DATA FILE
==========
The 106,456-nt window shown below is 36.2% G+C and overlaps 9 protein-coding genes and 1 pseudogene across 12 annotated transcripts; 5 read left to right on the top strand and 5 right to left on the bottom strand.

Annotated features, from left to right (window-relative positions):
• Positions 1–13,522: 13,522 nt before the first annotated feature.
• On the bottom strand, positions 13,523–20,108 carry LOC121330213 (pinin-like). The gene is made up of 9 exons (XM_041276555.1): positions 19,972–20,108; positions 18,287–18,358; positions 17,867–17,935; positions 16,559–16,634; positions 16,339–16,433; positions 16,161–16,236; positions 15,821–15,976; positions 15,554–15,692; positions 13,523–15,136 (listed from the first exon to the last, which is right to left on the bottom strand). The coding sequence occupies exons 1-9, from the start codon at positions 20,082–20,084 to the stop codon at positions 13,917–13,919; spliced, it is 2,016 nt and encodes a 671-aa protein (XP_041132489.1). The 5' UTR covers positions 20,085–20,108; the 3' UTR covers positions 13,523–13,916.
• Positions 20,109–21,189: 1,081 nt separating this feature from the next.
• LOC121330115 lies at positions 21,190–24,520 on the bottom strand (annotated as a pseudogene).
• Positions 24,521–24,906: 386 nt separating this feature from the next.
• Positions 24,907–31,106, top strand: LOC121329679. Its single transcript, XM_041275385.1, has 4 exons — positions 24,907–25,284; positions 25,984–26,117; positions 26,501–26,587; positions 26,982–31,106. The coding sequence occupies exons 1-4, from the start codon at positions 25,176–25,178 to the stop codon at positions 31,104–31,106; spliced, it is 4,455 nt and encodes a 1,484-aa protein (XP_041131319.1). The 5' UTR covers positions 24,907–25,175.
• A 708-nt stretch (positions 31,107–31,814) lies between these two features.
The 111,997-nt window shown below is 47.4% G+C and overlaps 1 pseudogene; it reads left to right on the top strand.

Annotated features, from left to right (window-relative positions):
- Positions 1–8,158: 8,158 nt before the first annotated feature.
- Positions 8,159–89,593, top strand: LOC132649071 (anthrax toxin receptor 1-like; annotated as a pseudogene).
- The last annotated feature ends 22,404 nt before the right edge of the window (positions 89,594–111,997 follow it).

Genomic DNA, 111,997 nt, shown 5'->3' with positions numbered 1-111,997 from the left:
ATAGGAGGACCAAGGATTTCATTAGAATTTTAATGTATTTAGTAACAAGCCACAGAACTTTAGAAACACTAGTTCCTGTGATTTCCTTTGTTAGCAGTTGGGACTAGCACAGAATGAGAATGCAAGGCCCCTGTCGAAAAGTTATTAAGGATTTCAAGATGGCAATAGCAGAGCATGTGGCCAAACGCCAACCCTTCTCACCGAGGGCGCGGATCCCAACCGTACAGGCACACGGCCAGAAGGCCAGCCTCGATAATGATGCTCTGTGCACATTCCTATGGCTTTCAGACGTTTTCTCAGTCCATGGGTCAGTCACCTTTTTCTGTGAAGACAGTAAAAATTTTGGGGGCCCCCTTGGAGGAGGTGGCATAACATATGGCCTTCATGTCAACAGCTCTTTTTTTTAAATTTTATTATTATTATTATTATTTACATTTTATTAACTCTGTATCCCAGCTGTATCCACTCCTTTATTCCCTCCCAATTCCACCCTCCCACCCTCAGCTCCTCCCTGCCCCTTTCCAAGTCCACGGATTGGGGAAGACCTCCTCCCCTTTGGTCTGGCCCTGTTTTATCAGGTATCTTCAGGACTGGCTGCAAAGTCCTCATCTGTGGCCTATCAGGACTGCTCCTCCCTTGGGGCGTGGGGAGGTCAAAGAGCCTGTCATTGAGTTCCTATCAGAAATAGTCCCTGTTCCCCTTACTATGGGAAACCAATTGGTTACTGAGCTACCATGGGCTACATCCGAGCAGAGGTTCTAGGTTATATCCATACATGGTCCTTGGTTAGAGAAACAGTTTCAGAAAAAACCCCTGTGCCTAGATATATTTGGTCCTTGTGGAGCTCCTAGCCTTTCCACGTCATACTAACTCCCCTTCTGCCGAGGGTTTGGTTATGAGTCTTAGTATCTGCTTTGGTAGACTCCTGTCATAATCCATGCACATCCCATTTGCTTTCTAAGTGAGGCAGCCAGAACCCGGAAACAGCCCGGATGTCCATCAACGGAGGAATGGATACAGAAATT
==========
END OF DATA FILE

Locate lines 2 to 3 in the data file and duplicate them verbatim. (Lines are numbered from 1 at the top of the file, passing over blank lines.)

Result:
Annotated features, from left to right (window-relative positions):
• Positions 1–13,522: 13,522 nt before the first annotated feature.